single fiber diameter (μm) 100 100 120 120
Plasma Cleaning
treatment yes yes yes yes
feed gas oxygen oxygen oxygen oxygen
high frequency (MHz)  13.56  13.56  13.56  13.56
electric power (W) 100 100 100 100
Dry Plating
treatment no yes no yes
metal target — Co — Co
kind — M-1 — M-1
argon gas supply (ml/min) —  18 —  18
oxygen gas supply (ml/min) — — — —
high frequency (MHz) —  13.56 —  13.56
electric power (W) — 300 — 300
Coating Layer
thickness (Å)
max. — 422 — 411
min. — 231 — 285
metal content (atm %) — — — —
Rubber Composition G-2 G-2 G-2 G-2
Evaluation Results
adhesion at 200% elongation C A C A
*PVA = Poly(vinyl alcohol)
Com. Com.
Ex. 6 Ex. 13 Ex. 7 Ex. 14
Fiber Material
raw material PAN* PAN* PP* PP*
kind F-9 F-9 F-10 F-10
single fiber diameter (μm)  10  10  53  53
Plasma Cleaning
treatment yes yes yes yes
feed gas oxygen oxygen oxygen oxygen
high frequency (MHz)  13.56  13.56  13.56  13.56
electric power (W) 100 100 100 100
Dry Plating
treatment no yes no yes
metal target — Co — Co
kind — M-1 — M-1
argon gas supply (ml/min) —  18 —  18
oxygen gas supply (ml/min) — — — —
high frequency (MHz) —  13.56 —  13.56
electric power (W) — 300 — 300
Coating Layer
thickness (Å)
max. — 433 — 406
min. — 274 — 256
metal content (atm %) — — — —
Rubber Composition G-2 G-2 G-2 G-2
Evaluation Results
adhesion at 200% elongation C A C A
*PAN = Polyacrylonitrile
*PP = Polypropylene
Com. Com.
Ex. 8 Ex. 15 Ex. 9 Ex. 16
Fiber Material
raw material polyimide polyimide polysulfide polysulfide
kind F-11 F-11 F-12 F-12
single fiber diameter (μm)  31  31  19  19
Plasma Cleaning
treatment yes yes yes yes
feed gas oxygen oxygen oxygen oxygen
high frequency (MHz)  13.56  13.56  13.56  13.56
electric power (W) 100 100 100 100
Dry Plating
treatment no yes no yes
metal target — Co — Co
kind — M-1 — M-1
argon gas supply (ml/min) —  18 —  18
oxygen gas supply (ml/min) — — — —
high frequency (MHz) —  13.56 —  13.56
electric power (W) — 300 — 300
Coating Layer
thickness (Å)
max. — 429 — 425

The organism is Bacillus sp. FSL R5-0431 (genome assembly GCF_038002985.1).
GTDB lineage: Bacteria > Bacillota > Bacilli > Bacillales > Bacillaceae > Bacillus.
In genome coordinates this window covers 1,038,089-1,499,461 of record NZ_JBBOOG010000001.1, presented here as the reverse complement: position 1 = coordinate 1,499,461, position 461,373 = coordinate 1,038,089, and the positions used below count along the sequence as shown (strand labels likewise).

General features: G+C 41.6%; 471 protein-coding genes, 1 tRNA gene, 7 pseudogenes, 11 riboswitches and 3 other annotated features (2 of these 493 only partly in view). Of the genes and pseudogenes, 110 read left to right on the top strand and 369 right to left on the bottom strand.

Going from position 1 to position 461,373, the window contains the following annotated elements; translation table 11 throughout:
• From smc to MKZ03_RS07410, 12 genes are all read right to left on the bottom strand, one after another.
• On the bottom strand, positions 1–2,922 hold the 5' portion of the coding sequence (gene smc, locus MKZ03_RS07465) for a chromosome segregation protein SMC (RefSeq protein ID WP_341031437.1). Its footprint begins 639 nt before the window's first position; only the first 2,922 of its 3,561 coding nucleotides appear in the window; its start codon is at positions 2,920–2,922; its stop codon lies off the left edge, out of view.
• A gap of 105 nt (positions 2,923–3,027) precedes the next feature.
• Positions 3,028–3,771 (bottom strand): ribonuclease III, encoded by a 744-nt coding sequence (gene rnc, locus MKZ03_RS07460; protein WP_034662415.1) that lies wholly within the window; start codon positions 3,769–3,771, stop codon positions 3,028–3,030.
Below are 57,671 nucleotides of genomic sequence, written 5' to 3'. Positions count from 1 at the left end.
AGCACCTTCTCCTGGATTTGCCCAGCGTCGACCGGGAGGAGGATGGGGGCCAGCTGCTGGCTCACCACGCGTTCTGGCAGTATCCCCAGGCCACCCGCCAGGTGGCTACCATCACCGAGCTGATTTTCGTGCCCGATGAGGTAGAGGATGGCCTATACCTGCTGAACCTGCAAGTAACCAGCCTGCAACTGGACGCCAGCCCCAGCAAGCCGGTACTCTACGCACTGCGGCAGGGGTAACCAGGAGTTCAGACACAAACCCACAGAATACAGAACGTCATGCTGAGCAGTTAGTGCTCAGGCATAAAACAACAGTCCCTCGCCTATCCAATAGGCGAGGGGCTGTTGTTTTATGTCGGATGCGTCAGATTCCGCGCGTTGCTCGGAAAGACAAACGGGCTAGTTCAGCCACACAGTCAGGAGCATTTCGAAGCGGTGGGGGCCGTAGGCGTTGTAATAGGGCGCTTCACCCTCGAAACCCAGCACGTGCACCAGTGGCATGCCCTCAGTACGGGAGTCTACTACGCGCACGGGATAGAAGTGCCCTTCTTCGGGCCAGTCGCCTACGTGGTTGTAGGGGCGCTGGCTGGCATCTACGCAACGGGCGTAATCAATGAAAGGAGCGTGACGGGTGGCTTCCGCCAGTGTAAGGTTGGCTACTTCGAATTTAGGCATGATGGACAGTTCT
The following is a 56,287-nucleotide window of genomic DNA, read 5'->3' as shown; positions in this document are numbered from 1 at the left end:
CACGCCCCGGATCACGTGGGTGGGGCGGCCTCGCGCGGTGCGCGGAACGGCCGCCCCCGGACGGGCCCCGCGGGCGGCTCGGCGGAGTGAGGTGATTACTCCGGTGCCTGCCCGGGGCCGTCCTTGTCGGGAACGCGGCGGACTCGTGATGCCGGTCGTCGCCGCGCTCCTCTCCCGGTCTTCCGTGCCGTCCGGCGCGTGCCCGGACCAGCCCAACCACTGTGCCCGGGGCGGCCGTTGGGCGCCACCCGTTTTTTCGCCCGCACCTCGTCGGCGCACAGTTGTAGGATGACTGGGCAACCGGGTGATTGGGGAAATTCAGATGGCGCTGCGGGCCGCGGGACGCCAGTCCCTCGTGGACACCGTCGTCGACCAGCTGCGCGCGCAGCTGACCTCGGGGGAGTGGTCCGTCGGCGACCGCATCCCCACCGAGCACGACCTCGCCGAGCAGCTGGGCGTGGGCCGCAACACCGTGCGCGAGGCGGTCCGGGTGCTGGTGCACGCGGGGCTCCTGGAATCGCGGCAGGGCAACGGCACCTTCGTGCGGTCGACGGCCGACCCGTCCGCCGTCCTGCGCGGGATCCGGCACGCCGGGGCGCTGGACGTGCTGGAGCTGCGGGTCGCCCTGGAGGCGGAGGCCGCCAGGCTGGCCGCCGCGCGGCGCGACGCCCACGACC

min. — 222 — 239
metal content (atm %) — — — —
Rubber Composition G-2 G-2 G-2 G-2
Evaluation Results
adhesion at 200% elongation C A C A

[0327]

TABLE 4
Com. Com. Com.
Ex. 10 Ex. 17 Ex. 11 Ex. 18 Ex. 12
Fiber Material
raw material poly- poly- PBA* PBA* phenol
ether ether
kind F-13 F-13 F-14 F-14 F-15
single fiber 200 200 11 11 33
diameter (μm)
Plasma Cleaning
treatment yes yes yes yes yes
feed gas oxygen oxygen oxygen oxygen oxygen
high frequency (MHz) 13.56 13.56 13.56 13.56 13.56
electric power (W) 100 100 100 100 100
Dry Plating
treatment no yes no yes no
metal target — Co — Co —
kind — M-1 — M-1 —
argon gas — 18 — 18 —
supply (ml/min)
oxygen gas — — — — —
supply (ml/min)
high frequency (MHz) — 13.56 — 13.56 —
electric power (W) — 300 — 300 —
Coating Layer
thickness (Å) max. — 410 — 452 —
min. — 262 — 244 —
metal content (atm %) — — — — —
Rubber Composition G-2 G-2 G-2 G-2 G-2
Evaluation Results
adhesion at 200% C A C A C
elongation
Com. Com.
Ex. 19 Ex. 13 Ex. 20 Ex. 14 Ex. 21
Fiber Material
raw material phenol viscose viscose SPC* SPC*
kind F-15 F-16 F-16 F-17 F-17
single fiber 33 12 12 10 10
diameter (μm)
Plasma Cleaning
treatment yes yes yes yes yes
feed gas oxygen oxygen oxygen oxygen oxygen
high frequency (MHz) 13.56 13.56 13.56 13.56 13.56
electric power (W) 100 100 100 100 100
Dry Plating
treatment yes no yes no yes
metal target Co — Co — Co
kind M-1 — M-1 — M-1
argon gas 18 — 18 — 18
supply (ml/min)
oxygen gas — — — — —
supply (ml/min)
high frequency (MHz) 13.56 — 13.56 — 13.56
electric power (W) 300 — 300 — 300
Coating Layer
thickness (Å) max. 428 — 418 — 398
min. 251 — 216 — 257
metal content (atm %) — — — — —
Rubber Composition G-2 G-2 G-2 G-2 G-2
Evaluation Results
adhesion at 200% A C A C A
elongation

[0328]

TABLE 5
Com. Com:
Ex. 15 Ex. 22 Ex. 16 Ex. 23
Fiber Material
raw material carbon carbon alumina alumina
kind I-1 I-1 I-2 I-2
single fiber diameter (μm)  17  17  11  11
Plasma Cleaning
treatment yes yes yes yes
feed gas oxygen oxygen oxygen oxygen
high frequency (MHz)  13.56  13.56  13.56  13.56
electric power (W) 100 100 100 100
Dry Plating
treatment no yes no yes
metal target — Co — Co
kind — M-1 — M-1
argon gas supply (ml/min) —  18 —  18
oxygen gas supply (ml/min) — — — —
high frequency (MHz) —  13.56 —  13.56
electric power (W) — 300 — 300
Coating Layer
thickness (Å)
max. — 412 — 495
min. — 263 — 208
metal content (atm %) — — — —
Rubber Composition G-2 G-2 G-2 G-2
Evaluation Results
adhesion at 200% elongation C A C A
Com. Com.
Ex. 17 Ex. 24 Ex. 18 Ex. 25
Fiber Material
raw material tyranno tyranno glass glass
kind I-3 I-3 I-4 I-4
single fiber diameter (μm)  8.5  8.5  9  9
Plasma Cleaning
treatment yes yes yes yes
feed gas oxygen oxygen oxygen oxygen
high frequency (MHz)  13.56  13.56  13.56  13.56
electric power (W) 100 100 100 100
Dry Plating
treatment no yes no yes
metal target — Co — Co